In the article on Worship in Issue 50 it was said that the name of relationship that God took with the Patriarchs was not Jehovah but “Almighty God” quoting Ex. 6: 3: “…but by my name Jehovah I was not made known to them.” How can this be when Scripture clearly records them as addressing God as Jehovah?

   Jehovah is used of God in the descriptive text of Genesis (see Gen. 4: 3 etc.), by the Patriarchs when speaking about God (see Gen. 14: 22; 27: 7; 28: 16, 21) and when addressing God (see Gen. 15: 2; 49: 18). Indeed in Gen. 28: 13 God Himself says to Jacob “I am Jehovah, the God of Abraham, thy father, and the God of Isaac…”. Clearly the Patriarchs knew and used the name of Jehovah and hence that cannot be the meaning of Ex. 6: 3: “but by my name Jehovah I was not made known to them.” Scripture cannot be used to contradict Scripture for “scripture cannot be broken” (John 10: 35).

   Now God says in Ex. 6: 3 that He
appeared to the Patriarchs as the Almighty God. There are nine passages in Genesis in which God is said to appear : Gen. 12: 7; 17: 1; 18: 1; 26: 2, 24; 35: 1, 7, 9–12; 48: 3. In only three of these is there a recorded revelation from God about Himself (words such as “I am...”). The revelation to Abram in Gen. 17: 1 was “I [am] the Almighty God: walk before my face, and be perfect…”; to Isaac in Gen. 26: 24, it was “I am the God of Abraham thy father” and to Jacob in Gen. 35: 9–12 it was “I am the Almighty God” (see v11). In none of the appearings does God say “I am Jehovah”. In Gen. 15: 7 and 28: 13 God refers to Himself as Jehovah, but these occasions are not spoken of in Scripture as “appearings”. Thus there is absolute consistency with the first clause of Ex. 6: 3: “And I appeared unto Abraham, unto Isaac, and unto Jacob, as the Almighty God”. This leaves the latter clause of that Scripture to be explained: “but by my name Jehovah I was not made known to them”.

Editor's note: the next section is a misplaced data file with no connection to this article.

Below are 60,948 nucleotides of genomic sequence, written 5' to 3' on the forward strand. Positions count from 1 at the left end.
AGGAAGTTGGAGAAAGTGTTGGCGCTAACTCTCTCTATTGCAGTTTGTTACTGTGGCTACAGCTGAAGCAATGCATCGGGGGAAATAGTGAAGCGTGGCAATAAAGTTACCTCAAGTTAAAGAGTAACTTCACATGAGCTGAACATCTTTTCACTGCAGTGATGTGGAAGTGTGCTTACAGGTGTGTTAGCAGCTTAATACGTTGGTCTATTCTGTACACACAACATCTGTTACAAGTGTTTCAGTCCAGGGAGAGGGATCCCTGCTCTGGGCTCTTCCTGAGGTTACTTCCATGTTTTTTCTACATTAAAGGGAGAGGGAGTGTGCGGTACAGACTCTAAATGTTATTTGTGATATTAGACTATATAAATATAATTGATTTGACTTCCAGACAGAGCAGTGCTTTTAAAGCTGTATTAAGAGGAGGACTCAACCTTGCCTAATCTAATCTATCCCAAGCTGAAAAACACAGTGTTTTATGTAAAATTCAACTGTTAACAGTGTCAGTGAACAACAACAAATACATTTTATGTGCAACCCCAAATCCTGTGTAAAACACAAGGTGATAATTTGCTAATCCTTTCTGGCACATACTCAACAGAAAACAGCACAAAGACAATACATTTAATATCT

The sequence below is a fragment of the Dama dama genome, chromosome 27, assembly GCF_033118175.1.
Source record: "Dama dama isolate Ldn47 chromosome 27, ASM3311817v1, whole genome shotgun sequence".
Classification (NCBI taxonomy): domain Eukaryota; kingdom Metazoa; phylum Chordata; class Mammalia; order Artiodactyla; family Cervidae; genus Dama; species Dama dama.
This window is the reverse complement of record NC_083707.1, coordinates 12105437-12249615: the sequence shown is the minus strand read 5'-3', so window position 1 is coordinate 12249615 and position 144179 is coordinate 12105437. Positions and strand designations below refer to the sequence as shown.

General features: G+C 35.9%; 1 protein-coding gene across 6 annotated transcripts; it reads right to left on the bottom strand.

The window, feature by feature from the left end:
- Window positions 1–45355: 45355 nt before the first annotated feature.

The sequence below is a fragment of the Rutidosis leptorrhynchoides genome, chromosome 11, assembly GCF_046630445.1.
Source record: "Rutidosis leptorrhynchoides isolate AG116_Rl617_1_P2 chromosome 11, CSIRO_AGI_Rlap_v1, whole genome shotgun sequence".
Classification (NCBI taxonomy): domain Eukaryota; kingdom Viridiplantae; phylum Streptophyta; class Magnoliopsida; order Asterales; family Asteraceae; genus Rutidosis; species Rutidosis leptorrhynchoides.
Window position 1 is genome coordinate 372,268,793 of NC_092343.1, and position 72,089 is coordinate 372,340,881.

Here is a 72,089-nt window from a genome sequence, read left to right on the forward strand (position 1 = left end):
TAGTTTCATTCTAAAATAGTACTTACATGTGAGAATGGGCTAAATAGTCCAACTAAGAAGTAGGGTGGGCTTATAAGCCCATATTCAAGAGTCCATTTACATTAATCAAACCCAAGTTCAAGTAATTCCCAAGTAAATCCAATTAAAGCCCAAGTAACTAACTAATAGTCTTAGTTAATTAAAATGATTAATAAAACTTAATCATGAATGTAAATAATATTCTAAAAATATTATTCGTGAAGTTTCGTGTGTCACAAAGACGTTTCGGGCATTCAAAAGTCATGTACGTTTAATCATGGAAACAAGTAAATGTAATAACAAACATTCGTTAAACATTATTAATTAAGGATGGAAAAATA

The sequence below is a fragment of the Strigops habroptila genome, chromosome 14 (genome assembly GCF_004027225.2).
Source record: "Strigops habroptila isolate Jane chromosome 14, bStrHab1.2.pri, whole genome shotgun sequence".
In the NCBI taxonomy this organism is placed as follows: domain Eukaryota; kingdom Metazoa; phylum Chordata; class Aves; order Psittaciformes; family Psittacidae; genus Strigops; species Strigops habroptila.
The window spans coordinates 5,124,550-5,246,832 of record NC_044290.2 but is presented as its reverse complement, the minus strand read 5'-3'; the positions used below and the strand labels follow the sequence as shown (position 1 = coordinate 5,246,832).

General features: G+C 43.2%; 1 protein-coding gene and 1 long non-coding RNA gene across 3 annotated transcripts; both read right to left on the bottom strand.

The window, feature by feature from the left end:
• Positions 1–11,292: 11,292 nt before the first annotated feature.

Returning to the revelation made to Abram in Gen. 17: 1 it says that “Jehovah appeared to Abram, and said to him, I [am] the Almighty God: walk before my face, and be perfect”. Thus Abram’s walk was to be a direct consequence of the revelation of God as the Almighty God. Research into the original Hebrew shows that the meaning of the name ‘Almighty God’ is ‘abundant power to carry out the divine will’. Now though Abram was at that time childless and ninety–nine years old (Gen. 17: 1), God had previously promised that He would “make of thee a great nation” (Gen. 12: 2), “make thy seed as the dust of the earth” (Gen. 13: 16), and as the stars of heaven (see Gen. 15: 5). Thus Abram’s faith was to be in One who had the power to bring to pass what He had promised (see Rom. 4: 17–21 especially v21: “and being fully persuaded that what he has promised he is able also to do”). His faith in God as the Almighty God was supremely tested when, after the birth of Isaac, he was called upon to offer him up as a sacrifice (see Gen 22: 1–19). Abraham’s faith was sustained because he knew the Almighty God had the power even to raise the dead in order to carry out His purpose (see Heb. 11: 17–19). Thus it was as the Almighty God that God was known to Abraham. Subsequently both Isaac (Gen. 26: 24) and Jacob (Gen 35: 11) were to know God in the same character.

   However, while the patriarchs walked with God on the basis of His name of “Almighty God”, Israel's walk was governed by the name “Jehovah“. Now the name of Jehovah as the name of relationship with Israel was first revealed to Moses when the Angel of Jehovah
appeared to him at the burning bush (Ex. 3). There the first word to Moses was “loose thy sandals from off thy feet, for the place whereon thou standest is holy ground” (Ex. 3: 5). A little later in the passage God reveals the essence of the name Jehovah as “I AM THAT I AM” (v14). Jehovah is thus the name that is the expression of God’s consistent being, and though in nature He is love (1 John 4: 8, 16) that love is always expressed in holiness. Hence the moment God reveals Himself as Jehovah, Moses must remove his shoes for “Holy, holy, holy is Jehovah of hosts” (Is. 6: 3). This was the ground of relationship that Israel accepted and was constantly reminded of: “For I am Jehovah your God; and ye shall hallow yourselves, and ye shall be holy; for I am holy” (Lev. 11: 44). Now while the name of Jehovah was known to the Patriarchs, and used by them, it was not the name that God took in relation to their walk before Him, which is why the word “holy” is not mentioned in the Scriptures until Ex. 3: 5. Indeed the words “holy” and “holiness” are entirely absent from the book of Genesis. Thus there is absolute consistency between Ex. 6: 3 and the record of Genesis.